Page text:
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Author Topic:   Battery Fails To Hold Charge
sheikofthesea posted 10-04-2007 01:53 AM ET (US)   Profile for sheikofthesea   Send Email to sheikofthesea  
I have twin batteries and the number one battery lost its charge.I switched over to number two and everything is fine. If I am powered up on all for a while I can switch oer to one and it will start, but when I turn off all the batteries and come back for more fun the next day and try to start it on on it doesn't work. I took out battery number one and recharged it with one of those nice chargers and stopped when the battery charger said full. Put it back in the boat started once but then the same problem started up again. What is going on?
Bella con23 posted 10-04-2007 07:55 AM ET (US)     Profile for Bella con23  Send Email to Bella con23     
What's the age of the battery?
jimh posted 10-04-2007 08:21 PM ET (US)     Profile for jimh  Send Email to jimh     
Take the battery you suspect of being a problem to a battery retailer who has test equipment which can evaluate the capacity of the battery. My guess is the battery has very little capacity. This is common in older batteries. They can take a charge but have very little capacity left.

My advice: in troubleshooting any electrical system powered by a battery the first device to test and inspect is the battery.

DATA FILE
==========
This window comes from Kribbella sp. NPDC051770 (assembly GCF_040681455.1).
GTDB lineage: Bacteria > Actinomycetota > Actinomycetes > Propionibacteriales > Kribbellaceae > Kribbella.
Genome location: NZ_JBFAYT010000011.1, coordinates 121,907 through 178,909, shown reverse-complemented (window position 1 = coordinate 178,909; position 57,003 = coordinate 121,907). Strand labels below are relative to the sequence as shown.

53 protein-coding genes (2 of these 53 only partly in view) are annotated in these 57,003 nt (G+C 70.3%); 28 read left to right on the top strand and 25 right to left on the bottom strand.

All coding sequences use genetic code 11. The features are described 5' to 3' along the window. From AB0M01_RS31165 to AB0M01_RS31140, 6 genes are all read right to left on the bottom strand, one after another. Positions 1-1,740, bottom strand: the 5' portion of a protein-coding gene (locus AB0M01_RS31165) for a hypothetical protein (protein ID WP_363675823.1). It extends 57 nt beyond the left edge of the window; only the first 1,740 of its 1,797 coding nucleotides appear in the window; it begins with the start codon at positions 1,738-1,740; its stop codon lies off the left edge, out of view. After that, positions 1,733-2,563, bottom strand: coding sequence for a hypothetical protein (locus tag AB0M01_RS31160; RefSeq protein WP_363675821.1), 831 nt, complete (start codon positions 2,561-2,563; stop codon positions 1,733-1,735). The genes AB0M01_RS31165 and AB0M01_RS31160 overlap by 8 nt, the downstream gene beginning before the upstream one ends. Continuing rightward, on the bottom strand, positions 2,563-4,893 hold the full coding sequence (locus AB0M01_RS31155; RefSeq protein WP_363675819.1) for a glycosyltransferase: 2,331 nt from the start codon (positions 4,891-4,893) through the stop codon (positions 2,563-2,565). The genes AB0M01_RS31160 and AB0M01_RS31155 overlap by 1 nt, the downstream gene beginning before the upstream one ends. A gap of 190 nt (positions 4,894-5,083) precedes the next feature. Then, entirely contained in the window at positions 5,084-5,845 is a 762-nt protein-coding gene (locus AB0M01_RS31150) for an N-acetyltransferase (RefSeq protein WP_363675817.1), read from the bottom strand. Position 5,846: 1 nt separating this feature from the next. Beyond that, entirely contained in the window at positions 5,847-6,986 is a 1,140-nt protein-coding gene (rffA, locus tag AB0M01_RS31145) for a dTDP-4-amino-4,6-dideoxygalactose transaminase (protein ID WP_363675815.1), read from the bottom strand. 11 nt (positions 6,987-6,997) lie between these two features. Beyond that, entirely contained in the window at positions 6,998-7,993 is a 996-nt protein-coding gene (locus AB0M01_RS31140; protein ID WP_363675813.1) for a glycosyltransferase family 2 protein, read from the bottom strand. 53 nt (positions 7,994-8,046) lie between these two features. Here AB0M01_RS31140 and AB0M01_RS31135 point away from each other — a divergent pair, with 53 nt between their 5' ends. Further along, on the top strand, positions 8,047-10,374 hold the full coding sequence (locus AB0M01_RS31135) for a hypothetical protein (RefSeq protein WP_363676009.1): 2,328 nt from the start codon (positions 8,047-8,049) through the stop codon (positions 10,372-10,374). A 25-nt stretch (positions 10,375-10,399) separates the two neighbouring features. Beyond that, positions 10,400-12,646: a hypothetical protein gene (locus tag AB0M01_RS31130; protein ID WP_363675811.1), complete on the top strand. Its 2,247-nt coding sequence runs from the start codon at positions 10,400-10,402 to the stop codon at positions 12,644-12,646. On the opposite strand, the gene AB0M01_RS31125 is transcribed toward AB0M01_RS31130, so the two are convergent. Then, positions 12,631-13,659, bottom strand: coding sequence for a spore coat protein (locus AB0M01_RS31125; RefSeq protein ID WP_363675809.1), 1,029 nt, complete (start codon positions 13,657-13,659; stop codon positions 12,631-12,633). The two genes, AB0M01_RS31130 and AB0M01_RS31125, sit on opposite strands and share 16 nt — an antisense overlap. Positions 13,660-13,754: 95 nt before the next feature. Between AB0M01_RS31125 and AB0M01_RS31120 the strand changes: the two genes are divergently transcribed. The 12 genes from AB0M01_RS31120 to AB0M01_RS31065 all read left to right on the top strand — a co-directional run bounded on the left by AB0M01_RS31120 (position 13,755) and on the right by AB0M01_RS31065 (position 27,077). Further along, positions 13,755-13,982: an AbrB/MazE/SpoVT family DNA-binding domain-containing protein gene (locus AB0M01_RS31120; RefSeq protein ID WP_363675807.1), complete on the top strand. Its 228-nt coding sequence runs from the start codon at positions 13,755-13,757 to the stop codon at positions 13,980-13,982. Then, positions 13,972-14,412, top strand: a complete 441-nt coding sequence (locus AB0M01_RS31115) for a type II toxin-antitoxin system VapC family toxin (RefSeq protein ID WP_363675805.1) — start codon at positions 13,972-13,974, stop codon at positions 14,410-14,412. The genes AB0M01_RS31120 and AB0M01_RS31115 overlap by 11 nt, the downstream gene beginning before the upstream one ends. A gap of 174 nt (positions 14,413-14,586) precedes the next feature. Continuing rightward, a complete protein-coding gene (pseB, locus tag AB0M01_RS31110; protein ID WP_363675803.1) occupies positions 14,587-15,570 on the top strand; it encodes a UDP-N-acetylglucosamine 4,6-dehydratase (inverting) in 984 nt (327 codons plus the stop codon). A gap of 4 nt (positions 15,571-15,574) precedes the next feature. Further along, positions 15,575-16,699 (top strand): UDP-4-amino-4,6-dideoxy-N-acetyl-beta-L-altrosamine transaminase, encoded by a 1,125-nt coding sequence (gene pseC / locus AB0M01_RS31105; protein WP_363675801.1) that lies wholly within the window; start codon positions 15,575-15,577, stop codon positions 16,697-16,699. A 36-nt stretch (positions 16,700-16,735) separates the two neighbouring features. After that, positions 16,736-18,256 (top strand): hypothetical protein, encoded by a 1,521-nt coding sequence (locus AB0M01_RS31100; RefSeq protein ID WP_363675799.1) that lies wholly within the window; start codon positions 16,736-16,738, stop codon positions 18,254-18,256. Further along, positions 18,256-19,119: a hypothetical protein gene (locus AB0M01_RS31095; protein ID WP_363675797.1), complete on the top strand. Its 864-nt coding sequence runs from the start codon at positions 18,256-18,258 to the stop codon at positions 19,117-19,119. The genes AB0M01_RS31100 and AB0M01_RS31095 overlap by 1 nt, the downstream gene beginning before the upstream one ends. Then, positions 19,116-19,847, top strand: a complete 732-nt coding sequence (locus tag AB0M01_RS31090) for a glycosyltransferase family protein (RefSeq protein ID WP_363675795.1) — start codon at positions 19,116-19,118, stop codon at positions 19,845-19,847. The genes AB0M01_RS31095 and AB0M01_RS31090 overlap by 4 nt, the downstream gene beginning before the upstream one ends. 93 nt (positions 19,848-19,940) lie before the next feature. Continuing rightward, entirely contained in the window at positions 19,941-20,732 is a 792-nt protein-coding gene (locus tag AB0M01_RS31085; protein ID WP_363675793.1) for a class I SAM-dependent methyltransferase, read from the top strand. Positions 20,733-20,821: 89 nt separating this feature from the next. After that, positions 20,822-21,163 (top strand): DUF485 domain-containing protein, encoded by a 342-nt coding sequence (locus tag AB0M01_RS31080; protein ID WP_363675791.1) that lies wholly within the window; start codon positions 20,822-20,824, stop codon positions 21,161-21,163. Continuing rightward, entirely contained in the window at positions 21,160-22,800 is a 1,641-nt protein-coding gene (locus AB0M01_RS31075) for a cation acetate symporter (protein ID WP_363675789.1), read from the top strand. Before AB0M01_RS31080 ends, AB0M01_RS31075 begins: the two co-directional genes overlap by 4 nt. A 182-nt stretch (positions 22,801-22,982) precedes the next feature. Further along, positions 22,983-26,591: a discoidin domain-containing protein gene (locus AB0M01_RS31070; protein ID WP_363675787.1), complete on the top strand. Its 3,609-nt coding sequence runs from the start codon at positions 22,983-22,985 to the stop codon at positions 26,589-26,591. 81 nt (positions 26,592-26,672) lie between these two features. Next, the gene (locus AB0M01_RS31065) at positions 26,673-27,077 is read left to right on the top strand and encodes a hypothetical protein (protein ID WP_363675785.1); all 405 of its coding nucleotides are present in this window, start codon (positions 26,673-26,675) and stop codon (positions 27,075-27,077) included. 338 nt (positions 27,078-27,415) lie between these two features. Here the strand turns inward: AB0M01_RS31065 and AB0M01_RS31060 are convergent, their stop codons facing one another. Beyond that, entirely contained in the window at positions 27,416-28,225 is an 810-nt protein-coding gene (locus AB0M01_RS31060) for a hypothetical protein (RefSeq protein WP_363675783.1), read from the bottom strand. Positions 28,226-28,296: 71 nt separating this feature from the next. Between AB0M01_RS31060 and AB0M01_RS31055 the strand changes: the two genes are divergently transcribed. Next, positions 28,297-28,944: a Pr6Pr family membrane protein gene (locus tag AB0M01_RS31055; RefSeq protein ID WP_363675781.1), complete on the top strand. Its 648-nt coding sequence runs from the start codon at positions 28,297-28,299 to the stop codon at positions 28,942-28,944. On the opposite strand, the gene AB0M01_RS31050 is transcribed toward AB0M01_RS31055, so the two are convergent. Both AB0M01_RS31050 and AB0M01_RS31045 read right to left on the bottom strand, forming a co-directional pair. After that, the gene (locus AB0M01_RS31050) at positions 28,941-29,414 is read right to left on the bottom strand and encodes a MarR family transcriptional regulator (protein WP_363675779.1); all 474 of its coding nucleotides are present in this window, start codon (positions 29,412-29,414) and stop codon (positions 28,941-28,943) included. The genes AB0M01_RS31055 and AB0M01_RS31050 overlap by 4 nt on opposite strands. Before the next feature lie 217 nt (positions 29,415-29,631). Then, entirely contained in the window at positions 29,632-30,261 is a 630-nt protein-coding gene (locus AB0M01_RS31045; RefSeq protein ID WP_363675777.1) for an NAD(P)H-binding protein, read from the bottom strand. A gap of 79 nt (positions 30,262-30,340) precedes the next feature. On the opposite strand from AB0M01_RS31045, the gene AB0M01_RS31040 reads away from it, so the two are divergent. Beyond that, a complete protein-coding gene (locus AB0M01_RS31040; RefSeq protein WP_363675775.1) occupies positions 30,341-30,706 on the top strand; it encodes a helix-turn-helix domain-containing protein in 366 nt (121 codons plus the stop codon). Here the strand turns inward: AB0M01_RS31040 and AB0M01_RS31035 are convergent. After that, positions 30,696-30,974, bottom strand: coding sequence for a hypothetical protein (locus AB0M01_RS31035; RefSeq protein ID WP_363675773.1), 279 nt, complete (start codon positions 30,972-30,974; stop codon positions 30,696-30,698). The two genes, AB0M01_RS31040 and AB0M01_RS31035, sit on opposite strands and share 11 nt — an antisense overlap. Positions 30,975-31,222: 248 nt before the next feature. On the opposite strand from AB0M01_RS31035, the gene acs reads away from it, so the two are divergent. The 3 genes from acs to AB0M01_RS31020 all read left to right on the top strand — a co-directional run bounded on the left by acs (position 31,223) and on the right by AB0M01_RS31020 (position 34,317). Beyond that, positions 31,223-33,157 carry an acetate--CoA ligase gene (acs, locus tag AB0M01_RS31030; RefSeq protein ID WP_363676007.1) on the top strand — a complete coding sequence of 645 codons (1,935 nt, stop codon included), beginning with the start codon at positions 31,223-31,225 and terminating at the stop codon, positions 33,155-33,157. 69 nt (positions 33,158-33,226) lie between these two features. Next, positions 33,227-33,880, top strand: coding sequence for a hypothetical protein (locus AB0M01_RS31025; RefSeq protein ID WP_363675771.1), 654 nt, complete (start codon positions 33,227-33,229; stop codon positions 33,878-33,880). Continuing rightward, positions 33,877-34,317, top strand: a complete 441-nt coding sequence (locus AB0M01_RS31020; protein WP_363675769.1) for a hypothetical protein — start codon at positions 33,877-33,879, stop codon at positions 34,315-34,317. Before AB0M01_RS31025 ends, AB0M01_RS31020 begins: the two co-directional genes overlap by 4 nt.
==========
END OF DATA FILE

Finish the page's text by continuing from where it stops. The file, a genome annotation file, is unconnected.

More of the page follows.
sheikofthesea posted 10-04-2007 10:00 PM ET (US)     Profile for sheikofthesea  Send Email to sheikofthesea     
But it is a brand new boat and a brand new battery, purchased in April of this year?
Chuck Tribolet posted 10-04-2007 10:10 PM ET (US)     Profile for Chuck Tribolet  Send Email to Chuck Tribolet     
Still possible with a newish battery, esp. if it got run
dead flat and it was a starting battery (as opposed to
deep-cycle or dual-purpose). Starting batteries do not like
to get run dead flat.

Sounds like it won't hold a charge. Or something that's
attached between it and the battery switch is running it down.

If you aren't in a rush, and digging the battery out of the
boxes is a pain, disconnect the cables from #1, charge it
up good with a 110V charger, and wait a couple of weeks. Hook
it back up and see if it works. If it doesn't, you have a
bad battery. If you do this experiment, it would be
interesting to take voltage measurements with a DVM about an
hour after it comes off the charger, and every day thereafter,
or at least about 12 hours later and just before you hook it
up again.


sheikofthesea posted 10-09-2007 12:21 AM ET (US)     Profile for sheikofthesea  Send Email to sheikofthesea     
Thanks folks and chuck for the series of reccomendations. I'll try to figure out what is going on without accidentally draining battery number 2


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